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beauty and the beeeeast

The Beauty and the Beast remake reviews are in... and they're not great


THE BEAUTY AND the Beast remake is almost upon us, and those who were raised on the original movie are chomping at the bit to see if the remake is up to scratch.

The reviews are in and while many of them are complimentary, there have been some rather mean ones. Let’s take a gander, shall we?

Vulture called it “lifeless” and likened it to a photoshoot.

So… you’re saying it’s pretty? WE’LL TAKE IT.

If only Beauty and the Beast were just a collection of stills, like a fancy Annie Leibowitz spread for some glossy quarterly edition of Disney Adventures.

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Collider concluded that the remake doesn’t feel “fresh” and included this burn.

This new version of “A tale as old as time” will have you checking your watch.

IndieWire wasn’t too keen on the message at the heart of the film.

A quarter century has passed since we saw Disney’s Belle fall for the Beast; today, the message that behind every rough man is a charming prince (sorry, Emma) is regressive, if not lethal.

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The Playlist called it a “cynical rehash” intended to earn money and nothing else.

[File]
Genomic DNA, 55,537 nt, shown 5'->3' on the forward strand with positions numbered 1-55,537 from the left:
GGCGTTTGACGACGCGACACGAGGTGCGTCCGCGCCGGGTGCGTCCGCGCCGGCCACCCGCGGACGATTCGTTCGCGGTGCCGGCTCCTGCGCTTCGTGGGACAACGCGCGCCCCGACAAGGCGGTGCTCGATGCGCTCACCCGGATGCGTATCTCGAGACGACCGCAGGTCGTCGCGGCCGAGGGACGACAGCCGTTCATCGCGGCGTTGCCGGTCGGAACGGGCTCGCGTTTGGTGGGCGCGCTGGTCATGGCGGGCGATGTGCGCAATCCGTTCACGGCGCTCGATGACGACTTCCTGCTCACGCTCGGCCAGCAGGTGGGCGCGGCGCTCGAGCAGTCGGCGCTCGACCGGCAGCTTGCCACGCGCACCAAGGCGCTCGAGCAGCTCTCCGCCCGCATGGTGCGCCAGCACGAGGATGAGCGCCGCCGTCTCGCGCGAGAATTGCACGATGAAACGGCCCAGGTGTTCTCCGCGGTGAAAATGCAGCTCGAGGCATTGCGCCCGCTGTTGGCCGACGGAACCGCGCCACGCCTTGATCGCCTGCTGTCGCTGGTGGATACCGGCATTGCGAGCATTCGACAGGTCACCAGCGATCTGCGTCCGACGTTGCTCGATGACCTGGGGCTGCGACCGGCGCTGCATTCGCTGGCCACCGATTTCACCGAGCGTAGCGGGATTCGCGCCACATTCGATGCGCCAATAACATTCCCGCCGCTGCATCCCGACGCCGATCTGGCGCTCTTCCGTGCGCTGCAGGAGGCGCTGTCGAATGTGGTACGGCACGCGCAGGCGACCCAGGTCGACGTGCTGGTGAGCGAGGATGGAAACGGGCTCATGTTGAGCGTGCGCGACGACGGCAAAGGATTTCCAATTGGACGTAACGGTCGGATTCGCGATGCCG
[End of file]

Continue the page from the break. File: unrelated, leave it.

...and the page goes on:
Ultimately “Beauty And The Beast” feels like a cynical rehash seemingly created just to make a fiscal year sound promising to shareholders. This is a product that’s more manufactured than inspired.

The Wrap called it a “star stuffed relay race” and questioned the decision to make Le Fou gay.

Most problematic in this version is an attempt to make Gaston’s sidekick Le Fou (Josh Gad) into a gay character who is in love with his friend. This isn’t a bad idea on the face of it, but it seems like Condon and scriptwriters Stephen Chbosky (“The Perks of Being a Wallflower”) and Evan Spiliotopoulos (“The Huntsman: Winter’s War”) are trying to hedge their bets on this issue, and the result is coy and unconvincing

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But but but! Take solace from The New York Times‘ review:

 Its classicism feels unforced and fresh. Its romance neither winks nor panders. It looks good, moves gracefully and leaves a clean and invigorating aftertaste. I almost didn’t recognize the flavor: I think the name for it is joy.

(It’s also worth noting that it boasts a very respectable 74% rating on Rotten Tomatoes at present.)

The Guardian also noted that it was ” destined to be the centrepiece of a million teen sleepovers” (and, er, grown-up sleepovers) and US Weekly called Emma Watson “goose bump inducing” as Belle.

And that’s all we really want, isn’t it? A nostalgic (and easy on the eye) throwback to our childhoods with pretty costumes, singing cutlery and romance.

Plus how bad can a film be if it has Emma Watson, Ewan McGregor, Emma Thompson, Stanley Tucci and Ian McKellen? That’s a recipe for happiness right there.

In fact, let’s take a moment to enjoy this photo of Emma Thompson having a goo at a nudie statue. G’wan Emma.

Beauty and The Beast Launch Event - London Matt Crossick Matt Crossick

Sod the bad reviews.

We won’t let them ruin this for us. We’re going to see it and we’re probably going to buy a teacup.


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